Saturday, May 30, 2015

One year to go

As I write this a bunch of friends are out riding the road to Hawi, doing the Ironman 70.3 I plan to do next year. In Honolulu dawn came clear and hot. I did my morning run at the track and finished drenched in sweat. Assuming the same conditions on Hawaii the good news is no winds to worry about on the bike. The bad news, the heat. Not only does it dry you out, it sucks the energy out of you no matter how much you drink. They say that on the run, where the course goes out into a lava field, the soles of the running shoes start to melt.

The first thought that pops into my mind when I consider all this is that I will never be ready by next year. The bike, fine. The run, sort of. The swim at Hapuna Beach is beautiful, but getting it done under race conditions seems impossible. I have never been that far from shore, and my pace is so slow I will barely make the cutoff time.

Then I think about my friends who have done this event, including the folks still out on the course today. I am quite sure every one of them has had the same feelings, if not about the swim then one of the other legs. It is natural, an instinctive survival response.

Again, the two big stoppers for me, today, are swimming so far from shore and my swim pace. The solution to the first one is easy. Find a friend willing to take me out into the ocean, say along the Waikiki Rough Water Swim course. Get one of these cool floatation things to assuage the fear of something going wrong. The point is, this obstacle can be overcome, and rather easily. As for pace, all I have to do is look back at last year and see how much better I am at swimming now, and expect improvement in the coming year. Maybe the rate of improvement will decline, but there is much that could be done to smooth me out and make me more streamlined and efficient.

More than anything I need to remind myself of the courage and determination demonstrated by the women of Try Fitness, as well as all my triathlon friends. If they can take on the challenge, so can I.

It sounds crazy, but I know it is true.

I can't wait to hear all the race stories.

Monday, May 18, 2015

Honolulu Triathlon Race Report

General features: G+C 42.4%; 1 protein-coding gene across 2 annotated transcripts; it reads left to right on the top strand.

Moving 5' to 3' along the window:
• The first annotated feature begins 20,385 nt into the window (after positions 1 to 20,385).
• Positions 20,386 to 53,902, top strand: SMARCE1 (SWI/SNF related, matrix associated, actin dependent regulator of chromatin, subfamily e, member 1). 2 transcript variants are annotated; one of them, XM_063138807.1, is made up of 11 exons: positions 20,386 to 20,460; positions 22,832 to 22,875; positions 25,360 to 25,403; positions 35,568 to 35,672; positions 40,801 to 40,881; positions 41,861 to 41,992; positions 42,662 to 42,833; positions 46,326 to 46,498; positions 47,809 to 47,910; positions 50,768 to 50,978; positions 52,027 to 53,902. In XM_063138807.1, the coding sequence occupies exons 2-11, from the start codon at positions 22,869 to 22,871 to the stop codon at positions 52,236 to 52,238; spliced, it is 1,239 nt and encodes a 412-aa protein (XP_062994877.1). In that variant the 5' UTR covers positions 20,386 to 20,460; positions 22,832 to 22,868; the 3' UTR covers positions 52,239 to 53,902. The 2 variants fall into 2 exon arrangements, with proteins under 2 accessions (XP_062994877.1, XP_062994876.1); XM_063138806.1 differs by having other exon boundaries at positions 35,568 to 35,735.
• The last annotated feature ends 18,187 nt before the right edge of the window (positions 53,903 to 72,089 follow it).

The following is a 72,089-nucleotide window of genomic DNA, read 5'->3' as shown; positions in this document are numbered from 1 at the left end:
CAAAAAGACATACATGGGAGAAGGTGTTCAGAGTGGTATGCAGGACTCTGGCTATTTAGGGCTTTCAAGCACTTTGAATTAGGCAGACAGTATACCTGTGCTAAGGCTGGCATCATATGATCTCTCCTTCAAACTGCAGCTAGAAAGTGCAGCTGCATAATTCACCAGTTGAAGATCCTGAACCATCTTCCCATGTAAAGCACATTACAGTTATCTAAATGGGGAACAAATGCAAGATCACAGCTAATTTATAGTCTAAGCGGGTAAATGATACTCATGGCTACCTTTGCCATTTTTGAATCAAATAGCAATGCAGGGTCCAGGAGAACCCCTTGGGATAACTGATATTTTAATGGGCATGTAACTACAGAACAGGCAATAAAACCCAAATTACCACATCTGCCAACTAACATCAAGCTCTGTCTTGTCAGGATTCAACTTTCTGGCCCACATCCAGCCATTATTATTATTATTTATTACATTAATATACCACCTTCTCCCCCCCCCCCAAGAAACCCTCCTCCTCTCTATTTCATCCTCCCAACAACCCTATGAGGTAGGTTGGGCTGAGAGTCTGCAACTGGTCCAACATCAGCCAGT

I want to take a moment this morning to reflect on yesterday's race. I plan on adding to this as time permits. The Honolulu Triathlon includes many event opportunities. This year I did the Olympic Triathlon.

The most significant thing about this race was the weather. It was a picture postcard perfect day. The bay was at mid-tide, flat as a lake, the water warm. So warm I was surprised it was ITU wetsuit legal, and that anyone would bother to wear one. Many did, mostly out of towners. There was some wind, but nothing like what Honolulu had been hit with all week. Air temp finally warmed up for the run, but then we were mostly in the shade so it hardly mattered.

My goal was to have a good time, and I did. To be more specific, I wanted to feel a sense of accomplishment after working so hard for so long. For me, that means getting close to my estimated times and not having to be carried off in a stretcher. Yes, there were swimmers in my heat who did not even make it to the turn around buoy and were hauled out on a jet ski, and Pattie saw a runner collapse at the finish line. I don't call that having a good time. Flatting on a bike segment is no fun either, but not so much a personal failure. I passed several folks with mechanicals, fortunately I was not one of them.

One thing that makes a race enjoyable is having friends there. Really great to hear people calling my name, and while running I could see faces well enough to recognize them. The only thing to top that is great sherpa service from your spouse, and my wife Pattie went above and beyond in that role. I can't imagine doing an event like this without her, but then I also want to do it together next year.

Now for the numbers. My estimates, as reported in my previous blog, were

Swim:  0:50
Bike:  1:45
Run:   1:30
Total: 4:05
(not including transitions)

My results:

Swim:  0:54
Bike:  1:12
Run:   1:36